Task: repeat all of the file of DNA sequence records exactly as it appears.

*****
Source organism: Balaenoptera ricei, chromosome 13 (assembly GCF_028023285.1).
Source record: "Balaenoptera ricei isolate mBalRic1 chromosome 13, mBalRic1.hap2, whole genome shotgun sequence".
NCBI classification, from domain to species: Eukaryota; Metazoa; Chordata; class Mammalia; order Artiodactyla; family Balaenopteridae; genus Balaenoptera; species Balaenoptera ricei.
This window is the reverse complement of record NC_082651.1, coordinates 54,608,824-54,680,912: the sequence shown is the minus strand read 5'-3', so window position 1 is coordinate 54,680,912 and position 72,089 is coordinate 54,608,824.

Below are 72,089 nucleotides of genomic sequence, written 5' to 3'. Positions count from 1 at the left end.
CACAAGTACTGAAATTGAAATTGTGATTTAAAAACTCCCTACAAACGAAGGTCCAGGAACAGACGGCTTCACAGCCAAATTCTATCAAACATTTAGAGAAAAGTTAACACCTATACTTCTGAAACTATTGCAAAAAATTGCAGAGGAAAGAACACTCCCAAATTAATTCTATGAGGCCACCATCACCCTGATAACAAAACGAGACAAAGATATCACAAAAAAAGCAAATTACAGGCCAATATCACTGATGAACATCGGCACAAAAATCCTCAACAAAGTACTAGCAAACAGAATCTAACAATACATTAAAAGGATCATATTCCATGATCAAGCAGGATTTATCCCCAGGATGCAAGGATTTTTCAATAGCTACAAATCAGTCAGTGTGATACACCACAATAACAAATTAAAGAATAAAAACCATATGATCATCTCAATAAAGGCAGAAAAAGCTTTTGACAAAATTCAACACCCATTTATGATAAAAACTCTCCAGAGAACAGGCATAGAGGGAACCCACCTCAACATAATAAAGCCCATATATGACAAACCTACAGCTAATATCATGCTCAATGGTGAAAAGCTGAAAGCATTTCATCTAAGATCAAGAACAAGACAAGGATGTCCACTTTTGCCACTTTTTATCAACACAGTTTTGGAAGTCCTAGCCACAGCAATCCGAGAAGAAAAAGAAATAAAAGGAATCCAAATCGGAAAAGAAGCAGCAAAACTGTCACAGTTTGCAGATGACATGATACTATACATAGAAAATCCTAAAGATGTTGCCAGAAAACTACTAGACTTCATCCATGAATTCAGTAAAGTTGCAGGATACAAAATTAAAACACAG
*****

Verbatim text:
Source organism: Balaenoptera ricei, chromosome 13 (assembly GCF_028023285.1).
Source record: "Balaenoptera ricei isolate mBalRic1 chromosome 13, mBalRic1.hap2, whole genome shotgun sequence".
NCBI classification, from domain to species: Eukaryota; Metazoa; Chordata; class Mammalia; order Artiodactyla; family Balaenopteridae; genus Balaenoptera; species Balaenoptera ricei.
This window is the reverse complement of record NC_082651.1, coordinates 54,608,824-54,680,912: the sequence shown is the minus strand read 5'-3', so window position 1 is coordinate 54,680,912 and position 72,089 is coordinate 54,608,824.

Below are 72,089 nucleotides of genomic sequence, written 5' to 3'. Positions count from 1 at the left end.
CACAAGTACTGAAATTGAAATTGTGATTTAAAAACTCCCTACAAACGAAGGTCCAGGAACAGACGGCTTCACAGCCAAATTCTATCAAACATTTAGAGAAAAGTTAACACCTATACTTCTGAAACTATTGCAAAAAATTGCAGAGGAAAGAACACTCCCAAATTAATTCTATGAGGCCACCATCACCCTGATAACAAAACGAGACAAAGATATCACAAAAAAAGCAAATTACAGGCCAATATCACTGATGAACATCGGCACAAAAATCCTCAACAAAGTACTAGCAAACAGAATCTAACAATACATTAAAAGGATCATATTCCATGATCAAGCAGGATTTATCCCCAGGATGCAAGGATTTTTCAATAGCTACAAATCAGTCAGTGTGATACACCACAATAACAAATTAAAGAATAAAAACCATATGATCATCTCAATAAAGGCAGAAAAAGCTTTTGACAAAATTCAACACCCATTTATGATAAAAACTCTCCAGAGAACAGGCATAGAGGGAACCCACCTCAACATAATAAAGCCCATATATGACAAACCTACAGCTAATATCATGCTCAATGGTGAAAAGCTGAAAGCATTTCATCTAAGATCAAGAACAAGACAAGGATGTCCACTTTTGCCACTTTTTATCAACACAGTTTTGGAAGTCCTAGCCACAGCAATCCGAGAAGAAAAAGAAATAAAAGGAATCCAAATCGGAAAAGAAGCAGCAAAACTGTCACAGTTTGCAGATGACATGATACTATACATAGAAAATCCTAAAGATGTTGCCAGAAAACTACTAGACTTCATCCATGAATTCAGTAAAGTTGCAGGATACAAAATTAAAACACAG